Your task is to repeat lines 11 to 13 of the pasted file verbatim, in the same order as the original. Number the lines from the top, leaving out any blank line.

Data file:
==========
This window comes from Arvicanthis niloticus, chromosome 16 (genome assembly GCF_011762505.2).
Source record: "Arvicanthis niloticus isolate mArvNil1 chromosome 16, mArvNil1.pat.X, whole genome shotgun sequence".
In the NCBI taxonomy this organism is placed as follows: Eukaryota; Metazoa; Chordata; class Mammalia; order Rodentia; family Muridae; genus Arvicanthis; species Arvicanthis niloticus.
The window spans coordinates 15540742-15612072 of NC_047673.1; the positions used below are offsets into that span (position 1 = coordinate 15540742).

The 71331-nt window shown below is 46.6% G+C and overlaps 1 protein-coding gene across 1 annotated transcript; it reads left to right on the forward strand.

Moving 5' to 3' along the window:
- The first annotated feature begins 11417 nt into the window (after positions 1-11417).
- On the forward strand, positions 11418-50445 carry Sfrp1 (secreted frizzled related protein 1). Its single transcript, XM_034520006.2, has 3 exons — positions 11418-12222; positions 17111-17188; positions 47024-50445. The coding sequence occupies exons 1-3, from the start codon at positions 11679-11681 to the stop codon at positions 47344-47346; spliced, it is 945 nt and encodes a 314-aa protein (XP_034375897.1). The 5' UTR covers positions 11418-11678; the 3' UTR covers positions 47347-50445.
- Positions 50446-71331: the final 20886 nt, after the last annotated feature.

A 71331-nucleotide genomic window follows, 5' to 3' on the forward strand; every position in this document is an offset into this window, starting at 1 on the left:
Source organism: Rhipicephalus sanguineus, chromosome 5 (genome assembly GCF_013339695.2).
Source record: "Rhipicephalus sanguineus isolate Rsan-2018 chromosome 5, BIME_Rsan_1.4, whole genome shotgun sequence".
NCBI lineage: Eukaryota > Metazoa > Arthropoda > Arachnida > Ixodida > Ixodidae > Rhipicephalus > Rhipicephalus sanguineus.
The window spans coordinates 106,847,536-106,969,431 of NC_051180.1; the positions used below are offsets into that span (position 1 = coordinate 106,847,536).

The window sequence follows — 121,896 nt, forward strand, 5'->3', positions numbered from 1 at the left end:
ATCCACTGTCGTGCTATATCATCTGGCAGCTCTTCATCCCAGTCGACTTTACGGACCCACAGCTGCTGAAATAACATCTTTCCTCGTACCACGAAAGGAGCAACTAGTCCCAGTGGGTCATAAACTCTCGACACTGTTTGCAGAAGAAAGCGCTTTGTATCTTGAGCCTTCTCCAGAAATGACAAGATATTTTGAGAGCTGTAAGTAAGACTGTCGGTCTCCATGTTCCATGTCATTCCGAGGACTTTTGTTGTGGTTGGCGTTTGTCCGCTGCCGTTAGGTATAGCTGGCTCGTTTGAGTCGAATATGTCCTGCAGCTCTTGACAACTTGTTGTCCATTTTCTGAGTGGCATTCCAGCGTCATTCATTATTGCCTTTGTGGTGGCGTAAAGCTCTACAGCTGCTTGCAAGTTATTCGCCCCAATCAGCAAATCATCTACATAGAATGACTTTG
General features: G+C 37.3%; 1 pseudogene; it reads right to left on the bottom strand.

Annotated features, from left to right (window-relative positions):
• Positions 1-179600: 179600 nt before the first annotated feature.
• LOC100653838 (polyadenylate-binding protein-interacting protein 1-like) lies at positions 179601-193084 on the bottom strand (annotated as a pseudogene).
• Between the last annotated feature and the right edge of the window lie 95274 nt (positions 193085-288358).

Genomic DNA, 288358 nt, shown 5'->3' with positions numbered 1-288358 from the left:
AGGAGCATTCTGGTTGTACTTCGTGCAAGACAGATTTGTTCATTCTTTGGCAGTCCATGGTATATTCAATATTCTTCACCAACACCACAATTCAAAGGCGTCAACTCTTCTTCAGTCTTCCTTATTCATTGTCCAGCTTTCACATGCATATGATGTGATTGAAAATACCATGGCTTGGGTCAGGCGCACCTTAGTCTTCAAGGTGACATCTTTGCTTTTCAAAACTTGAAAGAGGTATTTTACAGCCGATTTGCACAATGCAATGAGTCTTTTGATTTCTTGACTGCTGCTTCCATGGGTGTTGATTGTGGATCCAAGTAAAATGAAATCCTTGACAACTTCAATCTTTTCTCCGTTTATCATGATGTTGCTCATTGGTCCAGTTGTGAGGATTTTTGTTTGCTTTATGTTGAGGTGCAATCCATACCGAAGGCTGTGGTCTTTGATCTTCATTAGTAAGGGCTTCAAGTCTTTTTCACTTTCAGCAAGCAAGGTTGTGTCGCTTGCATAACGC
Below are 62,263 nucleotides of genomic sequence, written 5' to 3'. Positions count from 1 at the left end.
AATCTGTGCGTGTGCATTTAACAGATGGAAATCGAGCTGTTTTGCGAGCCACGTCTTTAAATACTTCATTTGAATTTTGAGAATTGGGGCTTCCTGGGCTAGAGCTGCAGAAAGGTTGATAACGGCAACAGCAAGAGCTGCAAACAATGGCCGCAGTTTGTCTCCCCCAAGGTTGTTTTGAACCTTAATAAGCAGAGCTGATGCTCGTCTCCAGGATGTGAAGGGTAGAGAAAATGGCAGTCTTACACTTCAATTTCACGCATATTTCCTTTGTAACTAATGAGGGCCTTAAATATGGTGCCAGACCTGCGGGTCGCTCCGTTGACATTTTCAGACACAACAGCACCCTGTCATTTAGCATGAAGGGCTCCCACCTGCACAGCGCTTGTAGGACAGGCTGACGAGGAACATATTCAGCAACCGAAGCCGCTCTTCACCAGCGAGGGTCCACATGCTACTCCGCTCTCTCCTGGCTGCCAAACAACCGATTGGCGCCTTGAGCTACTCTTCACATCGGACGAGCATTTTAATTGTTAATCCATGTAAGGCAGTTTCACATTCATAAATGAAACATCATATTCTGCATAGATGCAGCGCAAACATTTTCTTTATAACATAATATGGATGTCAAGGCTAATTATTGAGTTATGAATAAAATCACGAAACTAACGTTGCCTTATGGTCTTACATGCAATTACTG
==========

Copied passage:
Source organism: Rhipicephalus sanguineus, chromosome 5 (genome assembly GCF_013339695.2).
Source record: "Rhipicephalus sanguineus isolate Rsan-2018 chromosome 5, BIME_Rsan_1.4, whole genome shotgun sequence".
NCBI lineage: Eukaryota > Metazoa > Arthropoda > Arachnida > Ixodida > Ixodidae > Rhipicephalus > Rhipicephalus sanguineus.